“Dollar shortage” or trigger financial crisis in emerging markets

Recently, the Federal Reserve Bank of New York, which is responsible for the Fed’s open market operations business, announced that the overnight repurchase program will be extended until at least June 2020, once again triggering global capital market worries about the “US dollar shortage.”

This is the fourth time that the Federal Reserve Bank of New York has announced a renewal of the repurchase business. Since mid-September, the overnight repo rate in the domestic short-term financing market has surged sharply, attracting a large amount of US dollar funds to return to the United States. As more funds are allocated to U.S. Treasury bonds, the global dollar market will face liquidity risk tests in the future.

Why are many professional investors worried about the “dollar shortage”? Because the “US dollar shortage” is often accompanied by the international financial crisis. When the subprime mortgage crisis broke out in 2007 and the European debt crisis broke out in 2011, both were accompanied by a more serious “dollar shortage.” In September, the New York Federal Reserve put a total of nearly 600 billion US dollars (equivalent to more than 4 trillion yuan) into the market, but still failed to alleviate the market’s thirst for funds. Under such circumstances, as the monetary policy of the New York Fed continues to “water”, it has further forced the global dollar assets to accelerate their return to the US domestic market to ease the money shortage.

Faced with the “harvest” trend of the US dollar, the financial risks of emerging economies that have been “pumped” in large numbers continue to intensify. A reasonable and abundant monetary environment is an important guarantee for economic development. The current international trade settlement is based on the US dollar. Therefore, the liquidity of the US dollar is a key driving force for the development of many emerging economies. The Fed’s push for the return of the global dollar to the United States through open market operations is equivalent to passing the crisis of the dollar shortage to other countries. Turkey and Argentina, which are facing economic difficulties recently, bear the brunt of the currency, and their currencies have fallen sharply. Argentina has to implement capital controls.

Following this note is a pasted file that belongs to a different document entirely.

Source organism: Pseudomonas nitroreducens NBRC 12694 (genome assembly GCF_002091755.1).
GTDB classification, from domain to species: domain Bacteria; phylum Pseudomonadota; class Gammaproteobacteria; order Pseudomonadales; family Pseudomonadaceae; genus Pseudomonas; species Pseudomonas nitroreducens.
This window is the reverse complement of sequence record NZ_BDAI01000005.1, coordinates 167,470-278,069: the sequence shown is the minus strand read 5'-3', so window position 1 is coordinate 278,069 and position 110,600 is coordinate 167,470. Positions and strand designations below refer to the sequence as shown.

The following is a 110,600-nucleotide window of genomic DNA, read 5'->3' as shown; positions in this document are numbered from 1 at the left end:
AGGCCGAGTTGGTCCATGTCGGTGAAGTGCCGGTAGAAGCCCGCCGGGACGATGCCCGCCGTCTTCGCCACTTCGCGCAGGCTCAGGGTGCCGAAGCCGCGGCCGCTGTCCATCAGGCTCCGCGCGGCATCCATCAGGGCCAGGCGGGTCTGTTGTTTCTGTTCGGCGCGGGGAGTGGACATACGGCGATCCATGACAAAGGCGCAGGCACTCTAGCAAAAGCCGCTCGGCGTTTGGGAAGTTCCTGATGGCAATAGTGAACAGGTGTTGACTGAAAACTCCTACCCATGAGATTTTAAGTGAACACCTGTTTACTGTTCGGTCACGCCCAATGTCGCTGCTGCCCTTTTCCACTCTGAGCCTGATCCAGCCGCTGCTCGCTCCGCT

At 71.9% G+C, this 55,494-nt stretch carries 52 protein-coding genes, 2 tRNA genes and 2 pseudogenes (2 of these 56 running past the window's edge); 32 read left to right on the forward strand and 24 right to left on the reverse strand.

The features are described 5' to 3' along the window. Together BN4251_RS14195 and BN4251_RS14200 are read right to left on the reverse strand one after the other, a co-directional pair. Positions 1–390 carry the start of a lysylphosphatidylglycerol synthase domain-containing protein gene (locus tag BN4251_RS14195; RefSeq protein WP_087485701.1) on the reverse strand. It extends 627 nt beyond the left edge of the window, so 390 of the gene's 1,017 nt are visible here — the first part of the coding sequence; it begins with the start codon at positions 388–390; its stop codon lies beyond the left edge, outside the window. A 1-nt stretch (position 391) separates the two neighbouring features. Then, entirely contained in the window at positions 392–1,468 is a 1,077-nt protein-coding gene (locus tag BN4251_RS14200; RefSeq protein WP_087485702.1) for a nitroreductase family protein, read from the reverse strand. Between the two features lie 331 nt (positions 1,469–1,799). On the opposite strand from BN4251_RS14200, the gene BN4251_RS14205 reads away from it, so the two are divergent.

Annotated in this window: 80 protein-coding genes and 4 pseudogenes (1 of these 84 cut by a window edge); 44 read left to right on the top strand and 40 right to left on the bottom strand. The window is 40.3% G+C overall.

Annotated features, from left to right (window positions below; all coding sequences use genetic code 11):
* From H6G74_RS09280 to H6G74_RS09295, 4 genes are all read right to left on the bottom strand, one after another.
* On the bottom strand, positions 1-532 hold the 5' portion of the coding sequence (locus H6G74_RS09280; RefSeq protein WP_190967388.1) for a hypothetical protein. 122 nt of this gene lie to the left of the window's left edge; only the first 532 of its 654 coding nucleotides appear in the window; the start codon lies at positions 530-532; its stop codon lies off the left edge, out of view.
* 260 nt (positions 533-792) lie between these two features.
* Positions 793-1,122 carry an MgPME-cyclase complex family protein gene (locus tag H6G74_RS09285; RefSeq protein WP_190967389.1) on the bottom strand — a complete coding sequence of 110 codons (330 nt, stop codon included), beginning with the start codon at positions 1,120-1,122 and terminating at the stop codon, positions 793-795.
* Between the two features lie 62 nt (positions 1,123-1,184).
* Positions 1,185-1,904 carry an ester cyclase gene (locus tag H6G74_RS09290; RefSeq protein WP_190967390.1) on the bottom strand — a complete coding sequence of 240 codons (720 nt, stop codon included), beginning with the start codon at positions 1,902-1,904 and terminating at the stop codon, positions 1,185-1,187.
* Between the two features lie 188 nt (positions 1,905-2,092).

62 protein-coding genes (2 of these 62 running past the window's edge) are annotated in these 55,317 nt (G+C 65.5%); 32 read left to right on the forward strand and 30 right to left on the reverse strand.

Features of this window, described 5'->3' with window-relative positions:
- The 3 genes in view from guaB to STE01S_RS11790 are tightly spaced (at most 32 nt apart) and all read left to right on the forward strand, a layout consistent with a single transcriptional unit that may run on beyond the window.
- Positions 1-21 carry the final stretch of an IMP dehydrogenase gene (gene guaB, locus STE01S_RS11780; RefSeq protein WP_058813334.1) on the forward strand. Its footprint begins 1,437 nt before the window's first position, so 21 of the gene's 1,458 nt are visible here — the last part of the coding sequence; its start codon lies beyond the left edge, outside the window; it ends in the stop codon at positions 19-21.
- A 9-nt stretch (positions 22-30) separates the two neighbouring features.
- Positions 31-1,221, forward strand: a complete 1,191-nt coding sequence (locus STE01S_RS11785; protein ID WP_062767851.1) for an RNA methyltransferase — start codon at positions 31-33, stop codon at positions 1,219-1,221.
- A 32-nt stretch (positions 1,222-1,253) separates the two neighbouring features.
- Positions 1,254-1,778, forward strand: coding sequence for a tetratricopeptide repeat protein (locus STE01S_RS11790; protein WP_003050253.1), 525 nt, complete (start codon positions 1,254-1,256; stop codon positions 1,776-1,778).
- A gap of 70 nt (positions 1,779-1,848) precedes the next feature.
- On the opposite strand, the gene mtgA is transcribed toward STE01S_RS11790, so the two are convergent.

India, Pakistan, Ukraine and other countries have also been deeply affected. Since August, international investors have sold US $ 5.49 billion and US $ 9.34 billion of assets on the Indian stock and bond markets. The Indian central bank, which has cut interest rates five times, is still struggling to stop the economic downturn.

Why is the “US dollar shortage” hurting so many emerging economies? Take Argentina as an example. Many emerging economies are highly dependent on US dollar investment. They have prematurely liberalized their finances in the development process of their own real economy and built their rapid economic growth on highly liquid international financial capital.

When the dollar supply in the international capital market is sufficient, this model can promote the rapid development of the domestic economy. However, when the strong dollar exchange rate in the international market attracts the return of international capital, it is easy to cause the country ’s financial system to be “large” under the influence of tightening external liquidity. “Drawing blood” triggered a systemic financial crisis. It is against this backdrop that Argentina’s volatile domestic financial situation since August has occurred.

At present, global uncertainties are rising, under the cover of various unfavorable factors such as the possible “hard Brexit” of the United Kingdom, which will lead to the withdrawal of a large number of European institutions from the United States to fill investment losses, and the increase in geopolitical risks leading to the withdrawal of Middle Eastern countries from the United States. The “US dollar shortage” in the fourth quarter was menacing. The financial crisis is essentially a liquidity crisis of the U.S. dollar, caused by a large withdrawal of the U.S. dollar from global markets. In this context, the continuous accumulation of financial risk factors in emerging economies should cause us to be highly vigilant.